Rajeev Chandrasekhar's official website - Member of Parliament

 

GOVERNMENT OF INDIA

Ministry of Finance

 

RAJYA SABHA

UNSTARRED QUESTION NO 2386

TO BE ANSWERED ON 23.12.2008

 Depreciation of Indian Rupee.

2386.

SHRI RAJEEV CHANDRASEKHAR

 

 

 Will the Minister of FINANCE be pleased to state:-

(a)        whether Government has taken note of the recent serious depreciation of Indian rupee vis-à-vis US dollar which has the effect of pushing up the prices of imported goods in Indian market; and

(b)        if so, the extent of depreciation of Indian rupee during the last three months and the steps proposed by Government to restore the value of Indian rupee in relation to US dollar at a reasonable level?

ANSWER

MINISTER OF STATE IN THE MINISTRY OF FINANCE

(SHRI PAWAN KUMAR BANSAL)

(a)    & (b): The exchange rate of the rupee moved from Rs.39.97/US $ as on end-March 2008 to Rs.44.21/US $ on September 1, 2008 and further to a peak of Rs.50.52/ US $ on December 2, 2008. US dollar gaining strength against major world currencies, outflows on account of FII, increased recourse to hedging by importers, reduced capital inflows and widening trade deficit arising from elevated levels of global oil and commodity prices in the first half of the financial year are some of the factors that could be attributed for the depreciation of the rupee. The index of Real Effective Exchange Rate

(REER) of the rupee (6 currency trade based weights with 1993-94 as base year), which is a weighted average of nominal exchange rates adjusted for relative inflation differential between India and foreign countries (the major trading partners of India) is a better indicator of the value of the rupee. The REER fell from a level of 110.87 in March 2008 to 101.98 in October 2008 and further to 100.74 on November 21, 2008. The details of the depreciation of the rupee in the last three months are given in the Table below.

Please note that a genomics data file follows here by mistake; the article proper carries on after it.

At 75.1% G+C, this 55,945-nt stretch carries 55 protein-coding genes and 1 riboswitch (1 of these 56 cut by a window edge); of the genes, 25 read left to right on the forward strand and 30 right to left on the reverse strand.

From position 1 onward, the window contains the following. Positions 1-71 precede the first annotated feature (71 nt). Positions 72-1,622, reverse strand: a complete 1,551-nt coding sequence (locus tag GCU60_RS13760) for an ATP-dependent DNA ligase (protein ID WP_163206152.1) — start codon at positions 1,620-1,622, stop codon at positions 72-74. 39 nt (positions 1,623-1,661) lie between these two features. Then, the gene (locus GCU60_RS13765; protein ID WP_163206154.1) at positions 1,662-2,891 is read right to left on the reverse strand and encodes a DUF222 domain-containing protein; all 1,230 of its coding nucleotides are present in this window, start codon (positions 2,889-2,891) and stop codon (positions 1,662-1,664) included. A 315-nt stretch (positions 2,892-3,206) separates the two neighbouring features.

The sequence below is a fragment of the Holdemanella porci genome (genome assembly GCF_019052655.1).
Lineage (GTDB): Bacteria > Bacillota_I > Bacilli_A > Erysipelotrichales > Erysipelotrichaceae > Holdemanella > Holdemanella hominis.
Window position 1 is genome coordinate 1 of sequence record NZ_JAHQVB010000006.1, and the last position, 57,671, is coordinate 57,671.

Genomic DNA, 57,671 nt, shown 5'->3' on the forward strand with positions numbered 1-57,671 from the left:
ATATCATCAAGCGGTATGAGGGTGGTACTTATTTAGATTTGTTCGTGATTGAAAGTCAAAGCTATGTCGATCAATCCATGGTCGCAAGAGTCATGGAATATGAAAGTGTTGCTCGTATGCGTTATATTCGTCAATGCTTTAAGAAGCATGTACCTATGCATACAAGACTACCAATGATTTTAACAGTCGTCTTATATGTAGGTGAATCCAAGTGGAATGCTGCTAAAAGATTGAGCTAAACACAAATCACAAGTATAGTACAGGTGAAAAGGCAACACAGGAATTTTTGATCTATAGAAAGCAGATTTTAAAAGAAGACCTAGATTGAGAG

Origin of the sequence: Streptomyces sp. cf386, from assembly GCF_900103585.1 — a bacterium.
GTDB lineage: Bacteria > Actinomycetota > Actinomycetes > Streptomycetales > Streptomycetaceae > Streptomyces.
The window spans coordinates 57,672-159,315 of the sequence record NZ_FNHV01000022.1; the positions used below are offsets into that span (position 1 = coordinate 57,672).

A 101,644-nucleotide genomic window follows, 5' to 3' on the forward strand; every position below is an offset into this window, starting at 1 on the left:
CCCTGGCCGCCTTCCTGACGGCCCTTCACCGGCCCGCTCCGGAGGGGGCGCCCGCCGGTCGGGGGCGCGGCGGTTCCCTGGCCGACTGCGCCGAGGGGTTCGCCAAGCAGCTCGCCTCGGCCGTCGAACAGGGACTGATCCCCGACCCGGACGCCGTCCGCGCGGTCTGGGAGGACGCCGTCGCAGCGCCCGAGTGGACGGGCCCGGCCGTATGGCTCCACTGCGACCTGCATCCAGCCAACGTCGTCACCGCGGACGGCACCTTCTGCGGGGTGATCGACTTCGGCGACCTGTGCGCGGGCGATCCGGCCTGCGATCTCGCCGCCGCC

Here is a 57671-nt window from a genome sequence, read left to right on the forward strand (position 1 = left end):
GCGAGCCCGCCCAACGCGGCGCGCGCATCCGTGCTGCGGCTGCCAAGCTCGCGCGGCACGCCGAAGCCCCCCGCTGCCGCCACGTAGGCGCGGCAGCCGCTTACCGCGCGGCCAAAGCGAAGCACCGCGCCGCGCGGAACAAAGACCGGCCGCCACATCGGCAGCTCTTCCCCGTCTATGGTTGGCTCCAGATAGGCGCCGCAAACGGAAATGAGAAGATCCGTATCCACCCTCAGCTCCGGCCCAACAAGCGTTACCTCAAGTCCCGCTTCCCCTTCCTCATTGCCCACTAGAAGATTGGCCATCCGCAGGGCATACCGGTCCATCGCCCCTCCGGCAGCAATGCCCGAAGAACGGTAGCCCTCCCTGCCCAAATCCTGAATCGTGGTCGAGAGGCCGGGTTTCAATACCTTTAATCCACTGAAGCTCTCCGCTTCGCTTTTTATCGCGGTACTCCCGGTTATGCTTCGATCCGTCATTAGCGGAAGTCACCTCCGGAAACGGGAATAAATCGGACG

Table: Movements of the rupee/REER in the last three months
Month
Rs per US dollar
Depreciation in Rs. Per dollar over previous month
REER 6 currency, 1993-94 base
Depreciation in REER over previous month
1
2
3
4
5
September,2008
45.56
5.82
106.89
3.95
October, 2008
48.66
6.35
101.98
4.59
November, 2008
49.00
0.71
100.74*
1.21
* as on November 2, 2008

The exchange rate policy in recent years has been guided by the broad principles of careful monitoring and management of exchange rates with flexibility, without a fixed target or a pre-announced target or a band, while allowing the underlying demand and supply conditions to determine the exchange rate movements over a period in an orderly way. With a view to alleviating the adverse impact of the turmoil in international financial markets (since mid-September 2008) on the domestic forex market, a number of measures have been taken, which inter alia include:

  • The RBI would continue to sell foreign exchange (US dollars) through agent banks to augment supply in the domestic foreign exchange market or intervene directly to meet any demand-supply gaps.
  • The RBI would conduct special market operations to meet the foreign exchange requirements of public sector oil marketing companies against oil bonds.
  • The interest rate ceilings on FCNR (B) and NR(E)RA term deposits were increased in stages.
  • External Commercial Borrowings (ECBs) norms relaxed: (a) All-in-cost ceilings for ECBs for average maturity period of three years and up to five years have been enhanced to 300 basis points and over five years enhanced to 500 basis points above LIBOR; (b) The overall ceiling for ECB has been increased;
    (c) Definition of infrastructure expanded to include mining exploration and refining sectors for the purposes of ECB; and (d) 3 G Spectrum will be considered an eligible end-use.
  • All-in-cost ceiling in respect of trade credits have been raised (by up to 125 basis points) to 200 basis points over LIBOR [from LIBOR + 75 basis points].
  • Provision of forex swap facilities to Indian banks with overseas branches.
  • Allowing Banks to raise overseas borrowings from their head-office/overseas branches/correspondents up to 50 per cent of their unimpaired Tier-1 capital as against 25 per cent earlier.